Androcles and the grateful Lion
Androcles and the Lion is a famous story that has enchanted the interest of many people from antiquity to the present day.
This is the story, folk tale probably, about an slave, Androcles, who fled from his master, finds a lion in the desert, the lion does not attack him, as we might expect. When Androcles is approached to animal, lion shows paw and Androcles sees that lion has a thorn that prevents him from walking and left him very weak. Androcles removes the thorn from her leg and moves on. Many years later Androcles and the lion found themselves in Rome, now in the amphitheater in that the slave is thrown to be devoured by wild beasts. When the lion comes to the arena, against all odds does not devour Androcles but approaches him docile; he is the lion whom Androcles extracted the thorn and saved him from certain death; grateful now, the lion corresponds saving his life, because the people informed about history demands the salvation of Androcles and the lion.
The story, the tale, that some people turns without any need in a fable attributed to Aesop, like many others fables, has been repeated as an example of the virtue of gratitude against ingratitude. Phaedrus, of course, not included these among the fables of Aesop in his Latin translation.
The story is told by the first time in a written text of Aulus Gellius (he lived in the second century AD), in his Noctes Atticae, V, 14. Aulus Gellius puts the history into the mouth of Apion, who says he personally saw the incident.
Most likely the event was an invention of Apion, although inspired by the reality of the "venationes" or hunts celebrated by Romans in the amphitheater among other bloody spectacles.
It is this issue of venationes an issue to that sometimes some writers have devoted their attention. Martial, of course, makes numerous references precisely in his Liber spectaculorum.
Probably Apion observed in some real games how a lion saved the life of one of their caregivers, as Seneca tells us in De beneficiis, 2.19.
Leonem in amphitheatro spectauimus, qui unum e bestiariis agnitum, quum quondam eius fuisset magister, protexit ab impetu bestiarum.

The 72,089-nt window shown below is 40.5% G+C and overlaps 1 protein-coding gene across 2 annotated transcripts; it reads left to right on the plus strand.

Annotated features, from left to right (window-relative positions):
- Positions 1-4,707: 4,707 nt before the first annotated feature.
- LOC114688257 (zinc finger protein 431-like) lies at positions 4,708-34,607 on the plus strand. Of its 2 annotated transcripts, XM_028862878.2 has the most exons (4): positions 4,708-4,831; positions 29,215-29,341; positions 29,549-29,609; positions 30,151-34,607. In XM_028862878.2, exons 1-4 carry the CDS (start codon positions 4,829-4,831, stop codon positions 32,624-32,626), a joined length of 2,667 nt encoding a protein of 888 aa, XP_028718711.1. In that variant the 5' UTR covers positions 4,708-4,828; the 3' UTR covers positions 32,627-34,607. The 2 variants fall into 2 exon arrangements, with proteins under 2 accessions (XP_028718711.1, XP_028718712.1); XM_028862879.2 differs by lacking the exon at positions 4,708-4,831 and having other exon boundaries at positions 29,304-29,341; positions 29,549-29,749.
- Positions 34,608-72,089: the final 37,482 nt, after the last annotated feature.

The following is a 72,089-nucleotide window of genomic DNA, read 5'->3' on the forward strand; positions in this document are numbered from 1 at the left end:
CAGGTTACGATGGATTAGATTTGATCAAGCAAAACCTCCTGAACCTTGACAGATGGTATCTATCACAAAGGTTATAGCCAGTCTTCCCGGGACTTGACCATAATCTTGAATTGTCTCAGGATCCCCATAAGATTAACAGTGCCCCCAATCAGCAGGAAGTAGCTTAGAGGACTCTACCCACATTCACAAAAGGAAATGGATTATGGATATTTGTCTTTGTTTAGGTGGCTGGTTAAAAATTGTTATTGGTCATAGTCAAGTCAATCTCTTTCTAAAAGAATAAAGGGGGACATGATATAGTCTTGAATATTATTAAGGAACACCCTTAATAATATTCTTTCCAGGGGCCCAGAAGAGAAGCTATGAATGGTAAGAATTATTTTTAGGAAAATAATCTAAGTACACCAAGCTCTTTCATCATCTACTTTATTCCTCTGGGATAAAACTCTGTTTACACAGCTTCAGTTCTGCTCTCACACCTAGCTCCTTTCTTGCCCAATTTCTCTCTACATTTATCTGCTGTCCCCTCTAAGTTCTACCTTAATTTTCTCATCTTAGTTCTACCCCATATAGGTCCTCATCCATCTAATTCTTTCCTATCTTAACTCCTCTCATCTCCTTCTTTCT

We saw in the amphitheater a lion who protected of attack of the beasts one of the caretakers whom he recognized because he had once been his own.
And it was inspired, picking up a traditional story that was probably circulating in ancient Egypt.
Claudius Aelian (ca. 175-ca 235), Roman orator and teacher who wrote in Greek, tells the story of Androcles in his De Natura Animalium, 7, 48; I give just the beginning of his text, in the Latin version, almost identical to these of Aulus Gellius that I will reproduce then:
Having escaped from the house of a Roman senator a slave named Androcles because he had committed a serious crime (do not know what actually was) and having come to Africa ...
Cum a senatore Romano servus, cui nomen Androcles erat, aufugisset, quia facinus quodpiam nefarium (id vero quale fuerit ignoro) admisisset, et in Africam venisset,…( Latin version of the Greek text of De Natura Animalium Claudii Aeliani a Friderico Jacobs editi apud Fridericum Fromannum, Jenae, MDCCCXXXII).
Then the topic of "the grateful Lion" was repeated during the Middle Ages, for example, Ademar of Chabannes tells it in the eleventh century, Chrétien de Troyes writes the novel Yvain the Knight of the Lion in which the knight helps a lion and then the lion, who remains at his side, is an example of honor and friendship.
And in legends of life of saints like St. Gerasimos and St. Jerome who also extracted a thorn from the paw of a lion so domesticated, etc..
In the XV, XVI, XVII century Aulus Gellius had a great success in Europe. In 1484 William Caxton translated into English a codex Latin in which was the fable "Of the lyon & of the Pastour". Montaigne (1533-1592) in his Essays also tells the story of the lion and the Slave.
A similar episode tells Diaz de Guzman in his chronicles referred to Isabel de Guevara (1556), female character present at the creation of Buenos Aires. Isabel, desperate hunger, left the fort of Buenos Aires and took refuge in the cave of a lioness which helped give birth. The Indians captured her and one made her his wife. Retrieved later by the Spanish, was sentenced to be tied to a tree and to be served as food to the beasts as a warning, but the lioness protected her and the soldiers also forgave her.
Even a reflection of the episode could be seen in Chapter XVII of the second part of Don Quixote, in the adventure of the lions, which were opened the cage but did not attack .
More obviously Francisco de Quevedo in his "Virtue activist (against the four pests in the world: envy, ingratitude, arrogance and greed" for criticizing ingratitude uses the medieval topic of eternally grateful lion because it was released from a thorn, the fable of Androcles and the Lion, as saying attributed to Aesop. Says Quevedo:
Very fierce is the lion, and paid most liberal to extract a thorn from footl
because give life to which cleared it.
Modernly is famous a play of Bernard Shaw titled precisely “Androcles and the Lion”, in which the English author is really quirky and humorous way about the origins of Christianity and persecution of Christians, all loosely history. In his play Androcles is a Christian brought to the Coliseum.
In 1952 was made a famous movie in the U.S. precisely based on the work of Bernard Show, directed by Chester Erskine.